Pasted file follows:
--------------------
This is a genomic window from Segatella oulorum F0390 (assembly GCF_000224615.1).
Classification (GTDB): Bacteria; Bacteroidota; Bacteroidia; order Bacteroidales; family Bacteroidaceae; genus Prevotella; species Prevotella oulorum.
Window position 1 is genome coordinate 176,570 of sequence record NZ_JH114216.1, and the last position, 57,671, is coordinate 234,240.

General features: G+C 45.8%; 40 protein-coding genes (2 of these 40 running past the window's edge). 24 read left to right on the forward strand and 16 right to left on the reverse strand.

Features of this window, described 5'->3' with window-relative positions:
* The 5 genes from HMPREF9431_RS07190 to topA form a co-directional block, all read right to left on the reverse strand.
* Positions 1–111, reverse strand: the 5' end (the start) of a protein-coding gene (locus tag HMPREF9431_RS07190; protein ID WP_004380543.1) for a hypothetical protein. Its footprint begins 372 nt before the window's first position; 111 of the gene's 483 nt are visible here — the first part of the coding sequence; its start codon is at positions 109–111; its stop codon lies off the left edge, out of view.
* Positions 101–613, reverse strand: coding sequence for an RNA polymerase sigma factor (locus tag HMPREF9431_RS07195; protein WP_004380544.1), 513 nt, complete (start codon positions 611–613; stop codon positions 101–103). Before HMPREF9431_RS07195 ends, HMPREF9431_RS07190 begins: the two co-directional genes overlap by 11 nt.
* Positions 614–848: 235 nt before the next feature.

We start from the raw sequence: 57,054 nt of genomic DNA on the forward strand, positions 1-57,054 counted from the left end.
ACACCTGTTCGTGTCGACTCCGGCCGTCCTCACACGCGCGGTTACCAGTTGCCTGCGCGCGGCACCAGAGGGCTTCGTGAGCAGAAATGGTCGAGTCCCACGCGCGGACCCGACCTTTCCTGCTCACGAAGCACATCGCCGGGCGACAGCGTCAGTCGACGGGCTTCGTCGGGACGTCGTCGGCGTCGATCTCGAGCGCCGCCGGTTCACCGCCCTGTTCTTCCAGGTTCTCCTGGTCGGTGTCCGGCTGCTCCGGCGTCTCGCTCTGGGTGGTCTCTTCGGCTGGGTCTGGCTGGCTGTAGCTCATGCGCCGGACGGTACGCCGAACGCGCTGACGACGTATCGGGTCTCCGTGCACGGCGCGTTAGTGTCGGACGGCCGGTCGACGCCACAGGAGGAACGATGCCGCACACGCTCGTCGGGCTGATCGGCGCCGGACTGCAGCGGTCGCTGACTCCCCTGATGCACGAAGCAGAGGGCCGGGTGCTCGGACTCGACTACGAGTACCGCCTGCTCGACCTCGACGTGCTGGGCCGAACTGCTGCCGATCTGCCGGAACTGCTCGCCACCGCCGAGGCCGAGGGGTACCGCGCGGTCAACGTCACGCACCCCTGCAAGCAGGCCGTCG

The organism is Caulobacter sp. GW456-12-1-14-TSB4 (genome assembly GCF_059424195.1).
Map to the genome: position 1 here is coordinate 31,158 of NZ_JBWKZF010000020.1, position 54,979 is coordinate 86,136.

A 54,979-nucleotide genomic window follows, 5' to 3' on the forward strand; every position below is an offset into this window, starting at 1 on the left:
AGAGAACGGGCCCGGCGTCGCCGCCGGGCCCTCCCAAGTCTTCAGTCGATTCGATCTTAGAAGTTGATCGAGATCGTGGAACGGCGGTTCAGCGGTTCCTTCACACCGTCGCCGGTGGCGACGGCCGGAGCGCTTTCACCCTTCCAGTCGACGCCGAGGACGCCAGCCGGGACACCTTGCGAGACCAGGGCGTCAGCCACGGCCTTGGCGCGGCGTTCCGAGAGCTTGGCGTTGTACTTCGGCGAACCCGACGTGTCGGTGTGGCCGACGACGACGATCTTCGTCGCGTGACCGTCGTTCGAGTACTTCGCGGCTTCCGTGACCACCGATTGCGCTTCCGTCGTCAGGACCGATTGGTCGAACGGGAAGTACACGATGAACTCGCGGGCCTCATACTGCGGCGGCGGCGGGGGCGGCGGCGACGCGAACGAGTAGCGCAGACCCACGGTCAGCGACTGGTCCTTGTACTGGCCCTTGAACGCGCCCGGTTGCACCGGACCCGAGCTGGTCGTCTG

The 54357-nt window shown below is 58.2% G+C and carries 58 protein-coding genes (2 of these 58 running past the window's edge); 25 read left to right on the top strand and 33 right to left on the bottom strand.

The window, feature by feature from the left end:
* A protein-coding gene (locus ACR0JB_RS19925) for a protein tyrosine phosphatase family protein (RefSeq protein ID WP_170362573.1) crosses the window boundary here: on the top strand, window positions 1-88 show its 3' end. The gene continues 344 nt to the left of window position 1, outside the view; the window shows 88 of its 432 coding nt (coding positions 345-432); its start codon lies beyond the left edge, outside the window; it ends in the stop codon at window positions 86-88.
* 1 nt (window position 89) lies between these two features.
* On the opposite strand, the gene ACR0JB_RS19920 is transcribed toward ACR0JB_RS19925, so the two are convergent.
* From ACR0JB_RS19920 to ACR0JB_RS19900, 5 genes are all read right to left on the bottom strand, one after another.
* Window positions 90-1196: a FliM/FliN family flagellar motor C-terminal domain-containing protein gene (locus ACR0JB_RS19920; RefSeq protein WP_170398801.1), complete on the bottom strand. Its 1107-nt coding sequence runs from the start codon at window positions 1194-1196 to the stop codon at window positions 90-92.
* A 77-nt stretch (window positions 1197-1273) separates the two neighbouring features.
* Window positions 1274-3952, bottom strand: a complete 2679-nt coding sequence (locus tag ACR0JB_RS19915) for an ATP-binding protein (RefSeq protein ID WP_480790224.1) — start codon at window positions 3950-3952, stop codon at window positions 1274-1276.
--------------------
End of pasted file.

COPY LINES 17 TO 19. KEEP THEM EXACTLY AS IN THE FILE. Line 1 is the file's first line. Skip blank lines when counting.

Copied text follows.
The window, feature by feature from the left end:
* A protein-coding gene (locus ACR0JB_RS19925) for a protein tyrosine phosphatase family protein (RefSeq protein ID WP_170362573.1) crosses the window boundary here: on the top strand, window positions 1-88 show its 3' end. The gene continues 344 nt to the left of window position 1, outside the view; the window shows 88 of its 432 coding nt (coding positions 345-432); its start codon lies beyond the left edge, outside the window; it ends in the stop codon at window positions 86-88.
* 1 nt (window position 89) lies between these two features.